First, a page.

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Efforts increasing to close the gender gap in STEM fields

Tuesday, April 30, 2013

Heightened emphasis on science, technology, engineering and math (STEM) subjects has been a cornerstone of President Barack Obama's education reform. Initiatives such as the White House Science Fair and calls for an additional 100,000 STEM teachers to be recruited during the next decade, highlight the importance of science and technology to the nation's economy and education sectors. However, despite these and other efforts to make scientific careers more attractive to students, women remain significantly underrepresented in technical fields, such as computer science.

Leading by example
According to CNN Money, a recent survey of professionals in the technology sector revealed that many people believe the most significant barrier in attracting female students to computer science careers is a lack of suitable role models. For every Sheryl Sandberg, chief operating officer of Facebook, there are countless men in similar positions. Pervasive gender stereotyping was also cited as a serious problem in the technology industry, as was the appeal of so-called "geek culture."

In recent years however, several organizations, both for profit and nonprofit, have emerged to make careers in technology more attractive to women. Girls Who Code and the Hackbright Academy are part of a much wider movement that aims to empower women to enter this traditionally male-dominated field and carve out successful careers in computer science.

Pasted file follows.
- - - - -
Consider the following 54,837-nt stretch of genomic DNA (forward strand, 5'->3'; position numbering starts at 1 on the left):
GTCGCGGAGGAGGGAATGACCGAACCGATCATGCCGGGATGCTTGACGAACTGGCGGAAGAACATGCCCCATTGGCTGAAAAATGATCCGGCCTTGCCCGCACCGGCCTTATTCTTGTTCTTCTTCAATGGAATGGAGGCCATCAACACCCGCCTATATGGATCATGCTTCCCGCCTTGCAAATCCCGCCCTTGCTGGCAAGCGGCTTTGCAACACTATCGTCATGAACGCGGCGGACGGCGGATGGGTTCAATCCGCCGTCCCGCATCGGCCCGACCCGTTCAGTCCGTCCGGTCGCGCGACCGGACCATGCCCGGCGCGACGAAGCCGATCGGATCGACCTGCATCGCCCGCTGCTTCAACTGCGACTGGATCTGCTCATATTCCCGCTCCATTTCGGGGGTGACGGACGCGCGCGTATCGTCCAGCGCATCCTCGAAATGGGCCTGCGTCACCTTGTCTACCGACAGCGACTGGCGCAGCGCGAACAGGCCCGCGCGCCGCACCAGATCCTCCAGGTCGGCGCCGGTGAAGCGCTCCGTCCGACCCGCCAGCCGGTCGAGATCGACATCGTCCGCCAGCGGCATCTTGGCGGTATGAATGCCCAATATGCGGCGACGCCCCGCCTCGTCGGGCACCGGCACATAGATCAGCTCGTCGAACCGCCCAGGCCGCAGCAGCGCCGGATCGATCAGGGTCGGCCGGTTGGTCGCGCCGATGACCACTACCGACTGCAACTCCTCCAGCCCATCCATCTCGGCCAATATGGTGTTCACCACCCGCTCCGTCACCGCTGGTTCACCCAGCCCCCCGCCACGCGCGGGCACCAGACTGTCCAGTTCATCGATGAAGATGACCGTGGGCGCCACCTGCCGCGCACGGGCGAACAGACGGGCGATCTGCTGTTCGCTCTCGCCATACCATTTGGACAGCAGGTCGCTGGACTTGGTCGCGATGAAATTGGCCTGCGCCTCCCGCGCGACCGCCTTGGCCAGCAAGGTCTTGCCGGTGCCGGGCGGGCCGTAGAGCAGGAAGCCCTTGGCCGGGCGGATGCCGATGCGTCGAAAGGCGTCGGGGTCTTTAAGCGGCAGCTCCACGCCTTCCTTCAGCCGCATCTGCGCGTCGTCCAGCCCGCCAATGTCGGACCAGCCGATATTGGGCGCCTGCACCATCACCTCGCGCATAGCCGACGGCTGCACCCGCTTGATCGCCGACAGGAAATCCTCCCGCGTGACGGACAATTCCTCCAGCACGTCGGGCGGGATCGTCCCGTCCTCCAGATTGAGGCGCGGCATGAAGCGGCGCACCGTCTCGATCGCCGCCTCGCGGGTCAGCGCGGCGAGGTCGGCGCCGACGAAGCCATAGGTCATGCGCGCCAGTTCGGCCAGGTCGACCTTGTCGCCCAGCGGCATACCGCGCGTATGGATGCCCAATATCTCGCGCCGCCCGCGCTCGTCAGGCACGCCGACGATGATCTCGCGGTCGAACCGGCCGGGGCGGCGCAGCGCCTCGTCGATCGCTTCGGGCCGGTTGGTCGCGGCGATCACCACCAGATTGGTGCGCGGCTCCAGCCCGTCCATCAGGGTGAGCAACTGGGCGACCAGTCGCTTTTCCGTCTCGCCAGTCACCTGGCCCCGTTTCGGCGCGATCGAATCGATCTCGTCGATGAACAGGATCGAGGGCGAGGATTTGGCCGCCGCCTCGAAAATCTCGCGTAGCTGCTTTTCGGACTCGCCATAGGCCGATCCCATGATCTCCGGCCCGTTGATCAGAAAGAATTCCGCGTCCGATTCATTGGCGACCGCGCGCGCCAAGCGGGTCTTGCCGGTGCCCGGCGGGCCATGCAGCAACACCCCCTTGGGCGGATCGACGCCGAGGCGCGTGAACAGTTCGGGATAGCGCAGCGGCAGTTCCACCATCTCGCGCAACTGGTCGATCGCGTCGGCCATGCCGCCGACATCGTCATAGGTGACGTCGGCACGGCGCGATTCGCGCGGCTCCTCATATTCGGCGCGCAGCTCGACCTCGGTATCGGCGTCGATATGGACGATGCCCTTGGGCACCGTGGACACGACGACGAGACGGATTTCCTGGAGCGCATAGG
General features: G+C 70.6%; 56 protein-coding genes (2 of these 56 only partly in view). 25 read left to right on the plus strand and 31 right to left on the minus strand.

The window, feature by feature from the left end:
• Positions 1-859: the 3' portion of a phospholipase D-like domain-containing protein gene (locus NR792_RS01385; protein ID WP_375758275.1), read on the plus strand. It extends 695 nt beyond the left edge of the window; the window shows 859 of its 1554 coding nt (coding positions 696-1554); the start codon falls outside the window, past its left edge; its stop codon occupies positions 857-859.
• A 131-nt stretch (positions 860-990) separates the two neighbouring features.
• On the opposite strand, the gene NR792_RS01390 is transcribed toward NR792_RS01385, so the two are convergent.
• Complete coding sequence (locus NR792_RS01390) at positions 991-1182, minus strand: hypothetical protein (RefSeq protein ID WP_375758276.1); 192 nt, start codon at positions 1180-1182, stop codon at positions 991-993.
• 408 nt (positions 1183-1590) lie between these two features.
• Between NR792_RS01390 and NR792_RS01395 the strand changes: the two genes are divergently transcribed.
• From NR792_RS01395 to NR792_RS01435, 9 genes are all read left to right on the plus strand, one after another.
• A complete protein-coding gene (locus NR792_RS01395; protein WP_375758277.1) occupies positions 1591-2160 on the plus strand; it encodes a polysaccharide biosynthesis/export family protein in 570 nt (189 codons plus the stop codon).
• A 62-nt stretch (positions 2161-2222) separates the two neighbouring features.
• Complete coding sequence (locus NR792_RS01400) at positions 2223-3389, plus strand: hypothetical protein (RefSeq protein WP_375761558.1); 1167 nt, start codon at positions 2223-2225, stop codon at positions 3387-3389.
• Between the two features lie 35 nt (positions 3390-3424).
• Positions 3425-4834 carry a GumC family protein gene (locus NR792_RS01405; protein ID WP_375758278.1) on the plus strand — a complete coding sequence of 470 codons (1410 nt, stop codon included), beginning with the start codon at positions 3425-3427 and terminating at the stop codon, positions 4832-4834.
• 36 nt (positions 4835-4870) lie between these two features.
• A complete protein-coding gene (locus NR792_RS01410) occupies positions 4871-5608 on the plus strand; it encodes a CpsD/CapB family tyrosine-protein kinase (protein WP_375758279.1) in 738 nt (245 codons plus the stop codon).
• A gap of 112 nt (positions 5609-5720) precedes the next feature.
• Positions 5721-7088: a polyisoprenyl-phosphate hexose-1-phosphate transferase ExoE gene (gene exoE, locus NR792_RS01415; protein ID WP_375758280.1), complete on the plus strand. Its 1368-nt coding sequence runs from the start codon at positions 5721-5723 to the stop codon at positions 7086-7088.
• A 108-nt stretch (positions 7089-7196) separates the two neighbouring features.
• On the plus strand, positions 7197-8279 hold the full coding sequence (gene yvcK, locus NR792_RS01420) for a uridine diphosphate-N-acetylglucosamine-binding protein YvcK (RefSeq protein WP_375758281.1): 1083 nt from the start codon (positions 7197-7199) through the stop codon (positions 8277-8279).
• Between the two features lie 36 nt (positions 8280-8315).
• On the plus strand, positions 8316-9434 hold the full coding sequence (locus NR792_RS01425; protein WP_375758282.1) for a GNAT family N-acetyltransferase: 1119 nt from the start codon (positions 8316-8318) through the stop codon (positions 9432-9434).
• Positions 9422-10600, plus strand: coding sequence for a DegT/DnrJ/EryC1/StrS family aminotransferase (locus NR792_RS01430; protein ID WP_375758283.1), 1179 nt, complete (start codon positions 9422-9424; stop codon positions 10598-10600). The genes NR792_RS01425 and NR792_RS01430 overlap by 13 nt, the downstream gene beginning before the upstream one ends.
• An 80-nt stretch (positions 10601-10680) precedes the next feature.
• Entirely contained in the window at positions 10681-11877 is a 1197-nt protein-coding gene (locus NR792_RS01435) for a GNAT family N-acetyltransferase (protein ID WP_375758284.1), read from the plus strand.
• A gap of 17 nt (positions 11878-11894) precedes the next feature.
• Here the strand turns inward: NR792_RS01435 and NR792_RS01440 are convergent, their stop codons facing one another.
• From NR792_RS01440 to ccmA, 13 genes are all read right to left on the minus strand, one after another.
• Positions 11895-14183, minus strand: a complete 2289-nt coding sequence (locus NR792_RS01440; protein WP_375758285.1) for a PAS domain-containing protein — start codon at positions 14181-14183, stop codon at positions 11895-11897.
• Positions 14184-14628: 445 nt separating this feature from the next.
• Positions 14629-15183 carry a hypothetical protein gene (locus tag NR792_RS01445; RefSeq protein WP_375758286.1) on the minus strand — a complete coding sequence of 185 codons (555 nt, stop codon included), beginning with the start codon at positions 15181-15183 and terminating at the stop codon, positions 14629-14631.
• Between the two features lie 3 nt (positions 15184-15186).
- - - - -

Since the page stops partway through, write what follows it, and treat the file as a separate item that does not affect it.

Making science accessible
Maria Klawe, president of Harvey Mudd College in Claremont, California, hopes to increase the number of female students taking computer science classes and embarking on careers in the technology sector. In an interview with Wendy Kaufman of NPR,  Klawe recalled her own struggles to ingratiate herself into the traditionally male-dominated field of mathematics.

"Professors would say to me all the time, 'Why do you want to be a mathematician, Maria? There are no good women mathematicians.' And it just really bugged me," Klawe told the news source. "We're not attracting and retaining enough talent, and especially in areas like computer science. And I think what I recognized was this (Harvey Mudd College) might be a place that could actually make a difference with that."

To achieve this goal, officials at the liberal arts college instituted a series of classes to make computer science appealing to all students, particularly women who have little experience with the subject. In addition, the school also hosts a range of conferences led by female engineers, programmers and scientists. As a result, approximately 40 percent of computer science majors at Harvey Mudd are women, significantly more than any other coed college. - helping you find colleges and universities that offer the accredited programs that most interest you.

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Efforts increasing to close the gender gap in STEM fields
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